The Well-Meant Offer: God Begs the Wicked to Repent (Ezek 33:11), Part 5


Two Practical Applications

What bearing do our exegetical conclusions from Ezekiel 33:11 have for our understanding of God’s disposition toward the lost and the well-meant offer of the gospel?

God Prefers Mercy Over Judgment

The Scriptures clearly teach that God angry with the wicked every day (Psa 7:11), and he will eventually judge every impenitent sinner (Rom 2:5-16; 6:23; Rev 20:11-15). Moreover, when the Lord Almighty enacts justice, he finds a holy and righteous satisfaction (Exod 34:7; Deut 28:63; Jer 9:24; Ezek 5:13; Rom 2:4-16; 3:24-26; Rev 15:3; 16:7).

Nevertheless, Ezekiel 33:11 teaches us that God’s wrath and judgment are his “strange” or “alien” work. In contrast, God’s love and salvation are his “proper” or “more natural” work. God prefers the repentance and salvation of wicked over their demise. “In a vehement protest,” says Leslie Allen,

Yahweh objects to being cast solely in the role of punitive destroyer. It does not express his ultimate will, which is to bestow life on those who turn from the bad lifestyle that occasioned the punishment. The judgment was a means to this very end.20

The Preacher’s Compassion is Not Blind!

In an article entitled “The Language and Theology of the ‘Free Offer,’” Paul Helm disagrees with John Murray support of the well-meant offer, and he sides instead with John Gill. Helm asserts,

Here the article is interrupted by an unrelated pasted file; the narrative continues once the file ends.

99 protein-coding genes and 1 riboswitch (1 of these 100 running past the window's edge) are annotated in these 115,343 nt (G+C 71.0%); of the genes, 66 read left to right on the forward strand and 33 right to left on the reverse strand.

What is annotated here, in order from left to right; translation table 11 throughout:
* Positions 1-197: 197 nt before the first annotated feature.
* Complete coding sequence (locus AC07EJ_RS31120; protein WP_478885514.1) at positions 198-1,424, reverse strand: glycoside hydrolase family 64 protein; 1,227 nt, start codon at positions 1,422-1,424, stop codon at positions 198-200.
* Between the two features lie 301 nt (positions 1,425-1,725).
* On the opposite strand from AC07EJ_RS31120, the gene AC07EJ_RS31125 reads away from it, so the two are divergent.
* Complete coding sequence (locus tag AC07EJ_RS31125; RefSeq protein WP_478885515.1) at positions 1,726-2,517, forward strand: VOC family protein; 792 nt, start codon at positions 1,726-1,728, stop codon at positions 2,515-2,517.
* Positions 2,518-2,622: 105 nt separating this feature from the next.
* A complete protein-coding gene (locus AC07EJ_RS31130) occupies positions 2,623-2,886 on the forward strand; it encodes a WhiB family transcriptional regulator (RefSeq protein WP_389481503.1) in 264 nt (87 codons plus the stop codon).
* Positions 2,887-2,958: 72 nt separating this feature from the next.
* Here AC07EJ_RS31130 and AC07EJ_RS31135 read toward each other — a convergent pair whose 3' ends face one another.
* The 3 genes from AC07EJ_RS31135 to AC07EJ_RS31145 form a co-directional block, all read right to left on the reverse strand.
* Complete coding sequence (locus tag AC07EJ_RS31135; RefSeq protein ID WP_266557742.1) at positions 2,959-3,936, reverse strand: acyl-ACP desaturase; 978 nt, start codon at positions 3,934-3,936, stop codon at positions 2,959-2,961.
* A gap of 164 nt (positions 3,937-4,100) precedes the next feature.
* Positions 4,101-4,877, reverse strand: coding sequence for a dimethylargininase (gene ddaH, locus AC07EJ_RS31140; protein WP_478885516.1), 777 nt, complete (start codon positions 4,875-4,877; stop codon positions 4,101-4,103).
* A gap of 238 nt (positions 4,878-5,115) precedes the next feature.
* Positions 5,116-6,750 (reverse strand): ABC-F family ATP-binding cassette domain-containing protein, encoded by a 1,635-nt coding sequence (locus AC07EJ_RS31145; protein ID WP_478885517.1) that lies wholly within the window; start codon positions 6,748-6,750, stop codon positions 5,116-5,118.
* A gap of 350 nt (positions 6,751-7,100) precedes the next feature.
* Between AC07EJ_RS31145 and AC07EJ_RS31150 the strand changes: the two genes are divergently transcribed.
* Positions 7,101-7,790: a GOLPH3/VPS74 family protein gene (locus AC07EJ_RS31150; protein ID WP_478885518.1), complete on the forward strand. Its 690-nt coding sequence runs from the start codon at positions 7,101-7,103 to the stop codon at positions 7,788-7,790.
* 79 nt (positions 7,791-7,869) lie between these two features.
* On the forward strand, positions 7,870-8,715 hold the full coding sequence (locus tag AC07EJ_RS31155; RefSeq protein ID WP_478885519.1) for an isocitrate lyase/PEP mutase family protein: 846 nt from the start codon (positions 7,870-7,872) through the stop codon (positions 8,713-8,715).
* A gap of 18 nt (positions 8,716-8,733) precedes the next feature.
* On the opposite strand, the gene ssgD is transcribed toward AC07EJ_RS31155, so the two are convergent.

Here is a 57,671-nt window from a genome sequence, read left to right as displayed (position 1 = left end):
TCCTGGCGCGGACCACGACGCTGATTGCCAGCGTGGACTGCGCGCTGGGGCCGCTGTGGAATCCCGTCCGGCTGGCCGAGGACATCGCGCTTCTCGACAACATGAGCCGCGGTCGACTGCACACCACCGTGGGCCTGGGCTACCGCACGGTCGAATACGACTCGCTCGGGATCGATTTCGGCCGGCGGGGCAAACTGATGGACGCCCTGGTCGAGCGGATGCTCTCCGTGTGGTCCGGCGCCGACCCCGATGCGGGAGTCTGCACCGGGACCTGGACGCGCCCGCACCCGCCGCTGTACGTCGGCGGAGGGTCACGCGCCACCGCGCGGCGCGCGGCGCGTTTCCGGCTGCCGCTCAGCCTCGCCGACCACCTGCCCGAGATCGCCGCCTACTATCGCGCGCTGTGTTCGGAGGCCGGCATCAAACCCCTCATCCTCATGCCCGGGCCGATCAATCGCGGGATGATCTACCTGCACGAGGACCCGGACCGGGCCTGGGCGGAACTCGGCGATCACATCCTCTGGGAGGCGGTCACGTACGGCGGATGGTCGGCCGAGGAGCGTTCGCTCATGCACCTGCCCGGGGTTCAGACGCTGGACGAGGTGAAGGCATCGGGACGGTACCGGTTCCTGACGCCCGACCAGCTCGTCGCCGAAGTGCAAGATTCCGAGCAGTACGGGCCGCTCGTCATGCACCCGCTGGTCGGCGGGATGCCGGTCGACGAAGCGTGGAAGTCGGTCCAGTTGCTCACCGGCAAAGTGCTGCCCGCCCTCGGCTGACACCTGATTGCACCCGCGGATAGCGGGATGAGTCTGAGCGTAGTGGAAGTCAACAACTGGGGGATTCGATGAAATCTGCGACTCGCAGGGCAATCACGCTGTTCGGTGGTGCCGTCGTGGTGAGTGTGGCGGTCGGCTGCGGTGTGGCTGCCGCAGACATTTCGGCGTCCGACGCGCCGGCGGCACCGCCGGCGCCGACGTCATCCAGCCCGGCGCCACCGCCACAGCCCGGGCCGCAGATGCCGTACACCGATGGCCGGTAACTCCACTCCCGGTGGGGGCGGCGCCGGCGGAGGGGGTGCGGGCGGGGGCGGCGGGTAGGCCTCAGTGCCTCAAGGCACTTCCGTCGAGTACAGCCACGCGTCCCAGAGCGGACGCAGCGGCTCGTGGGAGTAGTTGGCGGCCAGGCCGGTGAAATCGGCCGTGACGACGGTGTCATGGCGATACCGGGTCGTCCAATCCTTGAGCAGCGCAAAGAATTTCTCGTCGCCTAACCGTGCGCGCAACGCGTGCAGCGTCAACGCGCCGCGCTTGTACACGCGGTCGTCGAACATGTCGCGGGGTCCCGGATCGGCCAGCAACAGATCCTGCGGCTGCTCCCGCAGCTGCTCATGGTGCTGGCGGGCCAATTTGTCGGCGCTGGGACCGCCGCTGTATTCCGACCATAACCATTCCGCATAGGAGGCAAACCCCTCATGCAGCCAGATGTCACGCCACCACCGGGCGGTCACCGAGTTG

It is not part of the presentation of Christ freely to say that God sincerely desires the salvation of everyone, and to say such a thing makes preaching sermons on definite atonement and eternal election all the more difficult, leading to unnecessary perplexity.21

However, Helm acknowledges that the apostle Paul desired the salvation everyone to whom he preached even through Paul knew some would not believe. Moreover, Helm believes we should imitate Paul and desire the salvation of all to whom we preach.

But how is it that you and I should desire the salvation of all to whom we preach when God himself does not? Helm replies,

Preachers do their work “blind.” They do not know whether, when they preach, their audience will hear, or forbear…. God does not offer grace to the non-elect. So there is [Helm citing Gill:] “no falsehood or hypocrisy, dissimulation or guile, nothing ludicrous or delusory in the divine conduct towards them.” But his ministers might, from their lowlier position, offer the grace of the gospel indiscriminately, and there’s nothing hypocritical or ludicrous about that either.22

I am happy John Gill and Paul Helm affirmed all men everywhere should repent and believe the gospel. Moreover, I’m glad Helm at least allows for “blind compassion” on the part of the preacher.

But it is my firm conviction that both of those men are misrepresenting God. When God tells you and I to preach the gospel and to passionately plead with sinners to turn from their sin and to put their faith in Christ, he’s not simply saying, “Do as I say.” He is also saying, “Do as I do!” When you and I desire the salvation of all to whom we preach and entreat them to repent and trust Christ, we are imitating our Father in Heaven!

The apostle Paul certainly believed that! Listen to how the apostle portrays God’s posture toward the sinner as the gospel is being proclaimed,